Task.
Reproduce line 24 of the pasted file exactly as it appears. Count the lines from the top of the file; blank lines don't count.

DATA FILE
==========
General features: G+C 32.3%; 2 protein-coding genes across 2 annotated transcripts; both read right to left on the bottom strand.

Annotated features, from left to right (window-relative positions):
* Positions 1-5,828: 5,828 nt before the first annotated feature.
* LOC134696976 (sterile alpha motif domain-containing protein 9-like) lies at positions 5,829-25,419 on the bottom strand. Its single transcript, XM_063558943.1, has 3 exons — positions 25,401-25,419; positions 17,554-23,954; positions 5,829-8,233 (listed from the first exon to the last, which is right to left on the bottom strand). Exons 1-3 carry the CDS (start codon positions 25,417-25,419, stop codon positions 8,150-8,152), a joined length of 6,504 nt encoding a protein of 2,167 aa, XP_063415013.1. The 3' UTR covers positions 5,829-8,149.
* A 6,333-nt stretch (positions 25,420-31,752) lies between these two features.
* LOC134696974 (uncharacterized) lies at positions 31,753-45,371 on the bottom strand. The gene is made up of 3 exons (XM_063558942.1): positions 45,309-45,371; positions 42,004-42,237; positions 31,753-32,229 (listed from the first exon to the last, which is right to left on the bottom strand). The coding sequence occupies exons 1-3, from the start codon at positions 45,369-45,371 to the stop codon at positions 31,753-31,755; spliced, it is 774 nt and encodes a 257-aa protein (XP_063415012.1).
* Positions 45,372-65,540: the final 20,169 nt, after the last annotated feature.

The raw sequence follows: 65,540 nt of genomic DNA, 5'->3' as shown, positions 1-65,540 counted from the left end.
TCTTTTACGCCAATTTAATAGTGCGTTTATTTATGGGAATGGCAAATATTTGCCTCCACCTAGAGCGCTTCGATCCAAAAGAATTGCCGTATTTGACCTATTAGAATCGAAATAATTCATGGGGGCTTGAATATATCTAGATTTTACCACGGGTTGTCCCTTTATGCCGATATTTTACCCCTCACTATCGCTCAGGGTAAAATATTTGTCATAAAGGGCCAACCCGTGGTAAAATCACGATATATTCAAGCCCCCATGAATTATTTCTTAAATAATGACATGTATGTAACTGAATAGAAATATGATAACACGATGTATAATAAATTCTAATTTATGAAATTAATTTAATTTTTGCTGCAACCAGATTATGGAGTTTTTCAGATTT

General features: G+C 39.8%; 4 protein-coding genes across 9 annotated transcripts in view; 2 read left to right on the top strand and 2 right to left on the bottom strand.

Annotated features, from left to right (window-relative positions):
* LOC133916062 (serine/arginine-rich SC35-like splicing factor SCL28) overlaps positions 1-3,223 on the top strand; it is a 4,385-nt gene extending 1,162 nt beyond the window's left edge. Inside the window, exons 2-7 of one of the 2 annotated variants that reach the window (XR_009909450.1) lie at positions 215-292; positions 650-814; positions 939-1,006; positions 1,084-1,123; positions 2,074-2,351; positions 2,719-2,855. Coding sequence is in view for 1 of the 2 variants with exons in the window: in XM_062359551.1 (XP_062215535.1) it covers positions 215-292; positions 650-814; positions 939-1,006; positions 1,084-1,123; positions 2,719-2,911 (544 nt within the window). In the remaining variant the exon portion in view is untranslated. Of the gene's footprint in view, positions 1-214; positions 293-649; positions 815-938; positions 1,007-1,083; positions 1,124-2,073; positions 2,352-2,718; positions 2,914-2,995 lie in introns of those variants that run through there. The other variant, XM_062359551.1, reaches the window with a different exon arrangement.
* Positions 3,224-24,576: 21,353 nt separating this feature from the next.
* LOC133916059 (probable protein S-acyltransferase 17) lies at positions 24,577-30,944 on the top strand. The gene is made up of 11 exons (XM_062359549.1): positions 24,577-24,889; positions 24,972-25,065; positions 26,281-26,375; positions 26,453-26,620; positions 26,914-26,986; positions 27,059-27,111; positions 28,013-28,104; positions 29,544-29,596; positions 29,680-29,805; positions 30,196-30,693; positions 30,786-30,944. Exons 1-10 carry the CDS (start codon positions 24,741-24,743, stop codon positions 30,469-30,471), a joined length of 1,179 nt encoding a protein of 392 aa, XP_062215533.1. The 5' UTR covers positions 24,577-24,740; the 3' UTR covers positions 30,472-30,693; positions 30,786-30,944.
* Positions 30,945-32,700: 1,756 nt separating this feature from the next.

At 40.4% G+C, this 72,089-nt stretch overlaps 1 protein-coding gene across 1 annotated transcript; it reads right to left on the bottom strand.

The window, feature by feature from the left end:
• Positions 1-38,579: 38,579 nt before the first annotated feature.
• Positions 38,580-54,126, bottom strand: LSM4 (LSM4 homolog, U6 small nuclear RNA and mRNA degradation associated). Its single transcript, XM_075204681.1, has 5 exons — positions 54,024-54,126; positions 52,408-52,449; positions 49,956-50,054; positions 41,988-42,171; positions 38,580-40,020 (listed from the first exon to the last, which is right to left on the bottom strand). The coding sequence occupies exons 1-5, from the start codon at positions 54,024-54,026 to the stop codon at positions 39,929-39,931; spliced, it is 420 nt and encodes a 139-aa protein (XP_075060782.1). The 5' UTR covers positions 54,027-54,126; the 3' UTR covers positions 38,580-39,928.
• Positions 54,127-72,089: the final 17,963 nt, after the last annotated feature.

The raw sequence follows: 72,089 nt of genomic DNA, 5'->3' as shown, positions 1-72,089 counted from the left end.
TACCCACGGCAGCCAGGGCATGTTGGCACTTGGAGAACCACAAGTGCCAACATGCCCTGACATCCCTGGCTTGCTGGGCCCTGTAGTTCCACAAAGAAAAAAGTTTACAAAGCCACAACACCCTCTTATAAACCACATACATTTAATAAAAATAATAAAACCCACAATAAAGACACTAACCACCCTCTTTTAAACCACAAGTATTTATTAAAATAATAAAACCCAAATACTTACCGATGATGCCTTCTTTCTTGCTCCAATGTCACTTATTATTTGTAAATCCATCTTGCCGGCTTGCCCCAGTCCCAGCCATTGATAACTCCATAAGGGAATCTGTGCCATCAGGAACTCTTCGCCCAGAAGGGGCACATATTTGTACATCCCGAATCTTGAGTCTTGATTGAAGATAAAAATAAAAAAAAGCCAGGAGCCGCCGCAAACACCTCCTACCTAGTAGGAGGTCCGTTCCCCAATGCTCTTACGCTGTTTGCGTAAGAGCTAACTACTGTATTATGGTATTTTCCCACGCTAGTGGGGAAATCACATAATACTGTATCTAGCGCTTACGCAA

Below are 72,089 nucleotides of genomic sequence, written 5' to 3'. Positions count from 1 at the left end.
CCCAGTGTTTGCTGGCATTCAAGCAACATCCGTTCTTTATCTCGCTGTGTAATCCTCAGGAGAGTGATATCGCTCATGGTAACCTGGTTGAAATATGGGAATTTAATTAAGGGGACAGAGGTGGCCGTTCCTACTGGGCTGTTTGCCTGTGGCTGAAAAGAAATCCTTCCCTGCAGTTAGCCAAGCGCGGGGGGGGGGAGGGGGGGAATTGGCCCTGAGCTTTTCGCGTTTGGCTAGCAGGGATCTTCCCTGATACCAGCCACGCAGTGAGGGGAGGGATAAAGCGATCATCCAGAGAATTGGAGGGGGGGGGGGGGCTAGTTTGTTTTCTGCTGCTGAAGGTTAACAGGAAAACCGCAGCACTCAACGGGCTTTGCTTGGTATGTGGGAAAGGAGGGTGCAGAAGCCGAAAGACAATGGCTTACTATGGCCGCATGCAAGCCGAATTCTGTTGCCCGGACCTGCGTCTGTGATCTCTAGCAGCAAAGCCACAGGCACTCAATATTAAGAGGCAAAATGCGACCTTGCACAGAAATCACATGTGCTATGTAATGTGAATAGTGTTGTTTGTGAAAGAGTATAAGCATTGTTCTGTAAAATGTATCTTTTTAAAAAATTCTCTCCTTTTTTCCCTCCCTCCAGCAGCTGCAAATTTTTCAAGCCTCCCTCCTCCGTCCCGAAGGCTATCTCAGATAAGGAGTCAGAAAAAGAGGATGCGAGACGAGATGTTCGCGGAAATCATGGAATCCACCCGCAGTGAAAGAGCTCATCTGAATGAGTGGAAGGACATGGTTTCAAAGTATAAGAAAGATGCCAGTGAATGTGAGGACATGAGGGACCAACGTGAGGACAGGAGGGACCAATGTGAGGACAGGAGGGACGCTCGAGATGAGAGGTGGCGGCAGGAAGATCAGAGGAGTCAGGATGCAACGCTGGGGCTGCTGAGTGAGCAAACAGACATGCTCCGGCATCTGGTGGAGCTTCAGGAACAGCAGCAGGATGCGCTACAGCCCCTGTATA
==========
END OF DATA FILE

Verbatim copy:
CCCAGTGTTTGCTGGCATTCAAGCAACATCCGTTCTTTATCTCGCTGTGTAATCCTCAGGAGAGTGATATCGCTCATGGTAACCTGGTTGAAATATGGGAATTTAATTAAGGGGACAGAGGTGGCCGTTCCTACTGGGCTGTTTGCCTGTGGCTGAAAAGAAATCCTTCCCTGCAGTTAGCCAAGCGCGGGGGGGGGGAGGGGGGGAATTGGCCCTGAGCTTTTCGCGTTTGGCTAGCAGGGATCTTCCCTGATACCAGCCACGCAGTGAGGGGAGGGATAAAGCGATCATCCAGAGAATTGGAGGGGGGGGGGGGGCTAGTTTGTTTTCTGCTGCTGAAGGTTAACAGGAAAACCGCAGCACTCAACGGGCTTTGCTTGGTATGTGGGAAAGGAGGGTGCAGAAGCCGAAAGACAATGGCTTACTATGGCCGCATGCAAGCCGAATTCTGTTGCCCGGACCTGCGTCTGTGATCTCTAGCAGCAAAGCCACAGGCACTCAATATTAAGAGGCAAAATGCGACCTTGCACAGAAATCACATGTGCTATGTAATGTGAATAGTGTTGTTTGTGAAAGAGTATAAGCATTGTTCTGTAAAATGTATCTTTTTAAAAAATTCTCTCCTTTTTTCCCTCCCTCCAGCAGCTGCAAATTTTTCAAGCCTCCCTCCTCCGTCCCGAAGGCTATCTCAGATAAGGAGTCAGAAAAAGAGGATGCGAGACGAGATGTTCGCGGAAATCATGGAATCCACCCGCAGTGAAAGAGCTCATCTGAATGAGTGGAAGGACATGGTTTCAAAGTATAAGAAAGATGCCAGTGAATGTGAGGACATGAGGGACCAACGTGAGGACAGGAGGGACCAATGTGAGGACAGGAGGGACGCTCGAGATGAGAGGTGGCGGCAGGAAGATCAGAGGAGTCAGGATGCAACGCTGGGGCTGCTGAGTGAGCAAACAGACATGCTCCGGCATCTGGTGGAGCTTCAGGAACAGCAGCAGGATGCGCTACAGCCCCTGTATA